Since people stepped into the digital age, there are numerous social media websites had been established. People’s life has changed unconsciously with the developed technology.The main reason for the increased social networking site is people nowadays are under the age of web2.0. And the definition of ‘social’ had been changed gradually. Social media influence the way people think, behave and present. This article will discuss mainly discuss the social media under web2.0 era, which includes self-representation and user-created content, along with the reflection of myself in this unit.
What is Web2.0?
The term ‘web2.0’was pointed out by O’Reilly (2005), he presents the example of the initial internet web system versus Web2.0.
(image source: O’Reilly, 2005)
However, it is hard to say that Web2.0 has a specific boundary, Web 2.0 was evolved from the past Web. It is a revolutionary step of internet-based services, and what has been changed is including the methods of interaction, the styles of development, and the sources of material (Lewis, 2006). Hinton and Hjorth (2013) mention that web2.0 is the old internet services mode transferred to a ‘user-focused’ model. Users are not just receiving the information online passively anymore. According to Truman (2007), web2.0 is the new generation of internet system and it has lots of new characteristics, such as:
– The web are platforms for interaction
– A user-friendly interactive interface
– Communities of interests
– Users are co-developers
– Collective intelligence
– The “audience” decides what is important
From offline life to online life
In the past, people has traditional media such as television and radio, and the audience cannot decide what content they want to watch or what broadcast they want to listen. At that period, people are more likely to communicate with others face-to-face. And people present themselves in the offline life. Obviously, the conversation usually takes place between acquaintances. Offline life is passive but more realistic. However, after the emergence of web2.0, audience find out that they can express their personalities online. Here the Self-representation become difference from the old one. The idea of self-representation is ‘the identity work occurs in a social context via the interactions between the self with others online’ (Mallan, 2009).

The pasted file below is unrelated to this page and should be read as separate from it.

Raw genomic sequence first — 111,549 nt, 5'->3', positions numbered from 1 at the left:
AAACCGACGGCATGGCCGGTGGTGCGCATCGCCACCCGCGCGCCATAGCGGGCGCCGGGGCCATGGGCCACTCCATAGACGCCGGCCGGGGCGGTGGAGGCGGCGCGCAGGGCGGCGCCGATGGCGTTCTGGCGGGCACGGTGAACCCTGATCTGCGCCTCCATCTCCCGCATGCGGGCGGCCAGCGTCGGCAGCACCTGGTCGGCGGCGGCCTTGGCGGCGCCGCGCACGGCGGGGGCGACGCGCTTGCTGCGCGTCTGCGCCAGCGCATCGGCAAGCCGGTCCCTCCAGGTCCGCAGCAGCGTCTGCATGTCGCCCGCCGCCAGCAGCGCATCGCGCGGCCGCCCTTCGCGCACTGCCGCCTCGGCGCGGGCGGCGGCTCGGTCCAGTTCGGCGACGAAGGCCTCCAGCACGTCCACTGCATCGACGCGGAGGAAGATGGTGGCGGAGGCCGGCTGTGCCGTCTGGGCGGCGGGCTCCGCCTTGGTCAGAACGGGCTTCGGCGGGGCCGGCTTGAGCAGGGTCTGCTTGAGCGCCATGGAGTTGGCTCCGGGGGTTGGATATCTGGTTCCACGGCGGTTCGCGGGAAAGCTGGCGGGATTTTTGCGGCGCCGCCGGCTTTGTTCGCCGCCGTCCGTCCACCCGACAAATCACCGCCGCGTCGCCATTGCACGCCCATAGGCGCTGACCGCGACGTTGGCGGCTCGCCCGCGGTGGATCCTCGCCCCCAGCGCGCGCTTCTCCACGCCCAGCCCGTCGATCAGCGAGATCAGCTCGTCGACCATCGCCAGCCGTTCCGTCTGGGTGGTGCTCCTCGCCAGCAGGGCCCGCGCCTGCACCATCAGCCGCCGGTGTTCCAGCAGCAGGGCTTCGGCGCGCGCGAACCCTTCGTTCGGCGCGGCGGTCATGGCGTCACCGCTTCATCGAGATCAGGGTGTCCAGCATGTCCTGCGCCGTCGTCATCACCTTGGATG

The central of social media under web2.0 is ‘sharing’ (Mallan, 2009). Social media provide new ways and spaces for users construct virtual identities. People participating online, and this act is all about sharing themselves with others, no matter pictures, texts or videos. This is the process of self-exposure and self-representation. However, self-representation is not the fundamental purpose of network society; the primary aim of SNS is socializing online. In the same time, self-representation appears when socializing (Enil & Thumim, 2012).
But are you the ‘real you’ online, or you just want to show what you want to others think you are. Take Facebook as an example, there are 1.591 billion monthly active users on Facebook, but it is estimated that there are 5.5% to 11.2% accounts on Facebook are fake (Protalinski, 2014). In spite of the total fake accounts, such as fake name and pictures, even people use their true name online, they even express the ‘other themselves’ in the virtual world. It is said, “On the internet, no one knows you are a dog” (Steiner, P). People seems to like post a better people online. For instance, some netizens use Photoshop to makes selfies looks better. They care a lot about appearance, and want to others think they look good. Some people does not on their vacation, but they post the pictures of tourist attraction and prepare they are going for a trip. They just want to get ‘like’ from their virtual friends online. Therefore, users created their digital profiles as well as the online identities for their self-pleased (Enil & Thumim, 2012).
Rather than being a website consumer, people now can be the produser due to UCC. User-created content could be defined as material and other media sources on websites are created by the users of the website (Wallace, 2016). This is different from the online content in web1.0 era because the designers and professionals are the primary producers of a website in the past. In UCC era, netizens as amateurs, can also produce content online. Moreover, in most case, the amateurs even contribute more (Wallace, 2016). There are several features of UCC, which including: